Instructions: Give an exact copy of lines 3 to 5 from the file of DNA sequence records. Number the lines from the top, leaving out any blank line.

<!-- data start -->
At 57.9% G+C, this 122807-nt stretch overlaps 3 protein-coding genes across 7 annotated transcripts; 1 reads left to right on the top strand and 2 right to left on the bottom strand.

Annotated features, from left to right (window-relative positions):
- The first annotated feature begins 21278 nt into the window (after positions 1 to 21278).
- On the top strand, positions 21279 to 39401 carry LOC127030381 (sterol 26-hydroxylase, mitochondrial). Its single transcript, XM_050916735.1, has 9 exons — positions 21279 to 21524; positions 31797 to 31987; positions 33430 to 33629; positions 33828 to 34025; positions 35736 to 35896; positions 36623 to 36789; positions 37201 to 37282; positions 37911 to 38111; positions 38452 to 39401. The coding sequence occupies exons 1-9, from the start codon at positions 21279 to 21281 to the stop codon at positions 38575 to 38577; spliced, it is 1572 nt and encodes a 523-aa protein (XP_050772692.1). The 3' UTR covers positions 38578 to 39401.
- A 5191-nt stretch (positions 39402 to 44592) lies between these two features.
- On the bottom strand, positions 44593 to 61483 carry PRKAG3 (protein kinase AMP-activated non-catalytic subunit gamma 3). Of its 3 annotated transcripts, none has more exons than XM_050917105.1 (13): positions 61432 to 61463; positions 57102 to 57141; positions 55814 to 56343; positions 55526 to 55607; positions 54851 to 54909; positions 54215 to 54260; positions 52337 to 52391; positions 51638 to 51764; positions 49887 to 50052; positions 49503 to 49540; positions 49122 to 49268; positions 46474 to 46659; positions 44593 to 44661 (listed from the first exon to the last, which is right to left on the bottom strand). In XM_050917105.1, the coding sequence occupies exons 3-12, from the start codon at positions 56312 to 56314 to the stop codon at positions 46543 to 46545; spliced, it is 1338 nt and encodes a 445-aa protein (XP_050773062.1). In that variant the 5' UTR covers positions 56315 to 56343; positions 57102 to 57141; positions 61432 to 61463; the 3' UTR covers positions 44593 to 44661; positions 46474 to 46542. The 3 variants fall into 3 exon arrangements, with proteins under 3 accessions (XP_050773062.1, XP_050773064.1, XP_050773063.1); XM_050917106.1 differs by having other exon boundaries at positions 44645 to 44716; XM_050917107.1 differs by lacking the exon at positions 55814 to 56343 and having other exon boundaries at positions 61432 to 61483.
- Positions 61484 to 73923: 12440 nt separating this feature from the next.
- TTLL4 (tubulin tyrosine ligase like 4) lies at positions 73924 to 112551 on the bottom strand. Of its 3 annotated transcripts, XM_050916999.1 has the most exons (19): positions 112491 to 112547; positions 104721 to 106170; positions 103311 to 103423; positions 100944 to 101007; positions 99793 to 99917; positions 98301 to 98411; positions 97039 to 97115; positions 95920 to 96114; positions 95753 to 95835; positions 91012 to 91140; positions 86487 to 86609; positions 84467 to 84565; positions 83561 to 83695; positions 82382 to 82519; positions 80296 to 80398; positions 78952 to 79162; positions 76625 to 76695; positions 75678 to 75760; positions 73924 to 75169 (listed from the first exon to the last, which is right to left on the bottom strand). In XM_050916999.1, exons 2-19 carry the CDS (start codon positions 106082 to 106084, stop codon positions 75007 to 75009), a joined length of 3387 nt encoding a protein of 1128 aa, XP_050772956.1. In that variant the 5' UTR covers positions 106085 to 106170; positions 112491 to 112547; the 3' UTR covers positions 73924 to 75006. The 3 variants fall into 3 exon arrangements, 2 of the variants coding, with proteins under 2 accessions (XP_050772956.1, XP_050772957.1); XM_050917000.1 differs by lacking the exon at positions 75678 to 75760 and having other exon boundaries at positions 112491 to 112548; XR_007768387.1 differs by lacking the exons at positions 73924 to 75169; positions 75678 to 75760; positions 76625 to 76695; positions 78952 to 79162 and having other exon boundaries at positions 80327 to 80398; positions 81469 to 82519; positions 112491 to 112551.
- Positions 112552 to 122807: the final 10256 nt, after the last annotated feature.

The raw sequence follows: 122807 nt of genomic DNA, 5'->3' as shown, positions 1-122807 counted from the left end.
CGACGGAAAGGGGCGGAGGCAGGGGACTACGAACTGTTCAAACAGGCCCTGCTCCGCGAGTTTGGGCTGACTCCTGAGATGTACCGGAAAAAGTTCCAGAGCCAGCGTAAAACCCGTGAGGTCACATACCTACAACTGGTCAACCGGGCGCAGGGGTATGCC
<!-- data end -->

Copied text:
- The first annotated feature begins 21278 nt into the window (after positions 1 to 21278).
- On the top strand, positions 21279 to 39401 carry LOC127030381 (sterol 26-hydroxylase, mitochondrial). Its single transcript, XM_050916735.1, has 9 exons — positions 21279 to 21524; positions 31797 to 31987; positions 33430 to 33629; positions 33828 to 34025; positions 35736 to 35896; positions 36623 to 36789; positions 37201 to 37282; positions 37911 to 38111; positions 38452 to 39401. The coding sequence occupies exons 1-9, from the start codon at positions 21279 to 21281 to the stop codon at positions 38575 to 38577; spliced, it is 1572 nt and encodes a 523-aa protein (XP_050772692.1). The 3' UTR covers positions 38578 to 39401.
- A 5191-nt stretch (positions 39402 to 44592) lies between these two features.